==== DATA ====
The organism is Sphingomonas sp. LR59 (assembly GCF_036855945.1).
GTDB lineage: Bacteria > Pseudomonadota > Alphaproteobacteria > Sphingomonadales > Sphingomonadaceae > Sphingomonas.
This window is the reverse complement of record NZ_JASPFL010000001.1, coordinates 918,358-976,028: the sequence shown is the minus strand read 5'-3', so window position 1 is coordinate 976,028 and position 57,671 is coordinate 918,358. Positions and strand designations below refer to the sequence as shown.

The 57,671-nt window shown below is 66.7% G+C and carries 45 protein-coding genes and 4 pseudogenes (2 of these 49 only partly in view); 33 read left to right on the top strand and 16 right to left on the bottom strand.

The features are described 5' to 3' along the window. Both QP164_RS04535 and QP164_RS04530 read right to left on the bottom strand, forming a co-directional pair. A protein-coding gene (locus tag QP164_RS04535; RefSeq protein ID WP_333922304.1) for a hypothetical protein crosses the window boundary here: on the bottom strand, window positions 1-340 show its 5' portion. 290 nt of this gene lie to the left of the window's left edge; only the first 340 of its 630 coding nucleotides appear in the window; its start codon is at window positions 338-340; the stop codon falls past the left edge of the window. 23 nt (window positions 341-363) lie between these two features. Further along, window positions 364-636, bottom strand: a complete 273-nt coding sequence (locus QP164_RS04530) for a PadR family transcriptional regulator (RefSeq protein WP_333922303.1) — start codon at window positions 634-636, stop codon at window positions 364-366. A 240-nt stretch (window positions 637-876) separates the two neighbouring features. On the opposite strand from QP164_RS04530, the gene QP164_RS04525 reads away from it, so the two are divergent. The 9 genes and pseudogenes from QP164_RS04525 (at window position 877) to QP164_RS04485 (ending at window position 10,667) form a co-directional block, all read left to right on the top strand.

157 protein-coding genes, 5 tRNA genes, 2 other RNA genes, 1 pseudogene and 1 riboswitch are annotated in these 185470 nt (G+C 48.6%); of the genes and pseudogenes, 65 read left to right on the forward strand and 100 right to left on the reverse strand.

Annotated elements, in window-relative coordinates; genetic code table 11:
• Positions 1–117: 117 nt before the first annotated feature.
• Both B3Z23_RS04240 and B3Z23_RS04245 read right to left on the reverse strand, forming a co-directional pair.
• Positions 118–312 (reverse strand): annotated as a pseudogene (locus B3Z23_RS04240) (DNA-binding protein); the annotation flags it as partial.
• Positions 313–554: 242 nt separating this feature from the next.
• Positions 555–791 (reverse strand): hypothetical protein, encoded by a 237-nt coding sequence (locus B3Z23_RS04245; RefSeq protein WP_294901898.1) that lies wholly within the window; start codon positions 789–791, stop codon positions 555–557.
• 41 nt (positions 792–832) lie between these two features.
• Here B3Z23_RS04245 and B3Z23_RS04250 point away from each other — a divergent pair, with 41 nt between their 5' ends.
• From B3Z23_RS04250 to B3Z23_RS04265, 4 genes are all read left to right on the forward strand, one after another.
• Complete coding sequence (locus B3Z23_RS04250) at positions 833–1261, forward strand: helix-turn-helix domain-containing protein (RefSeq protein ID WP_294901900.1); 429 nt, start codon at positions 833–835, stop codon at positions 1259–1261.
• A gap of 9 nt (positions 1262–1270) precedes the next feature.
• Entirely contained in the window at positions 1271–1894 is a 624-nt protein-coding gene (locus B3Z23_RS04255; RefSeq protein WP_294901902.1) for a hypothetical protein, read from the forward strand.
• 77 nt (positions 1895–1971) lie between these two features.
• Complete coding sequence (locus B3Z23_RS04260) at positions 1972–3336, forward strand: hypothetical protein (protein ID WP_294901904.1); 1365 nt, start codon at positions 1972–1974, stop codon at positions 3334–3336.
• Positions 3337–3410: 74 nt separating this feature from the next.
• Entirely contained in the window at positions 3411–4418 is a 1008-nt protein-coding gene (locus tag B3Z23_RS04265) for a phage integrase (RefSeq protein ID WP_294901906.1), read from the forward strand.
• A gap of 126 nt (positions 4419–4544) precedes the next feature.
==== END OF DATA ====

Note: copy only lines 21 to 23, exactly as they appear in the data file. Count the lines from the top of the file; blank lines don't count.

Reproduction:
• Positions 3337–3410: 74 nt separating this feature from the next.
• Entirely contained in the window at positions 3411–4418 is a 1008-nt protein-coding gene (locus tag B3Z23_RS04265) for a phage integrase (RefSeq protein ID WP_294901906.1), read from the forward strand.
• A gap of 126 nt (positions 4419–4544) precedes the next feature.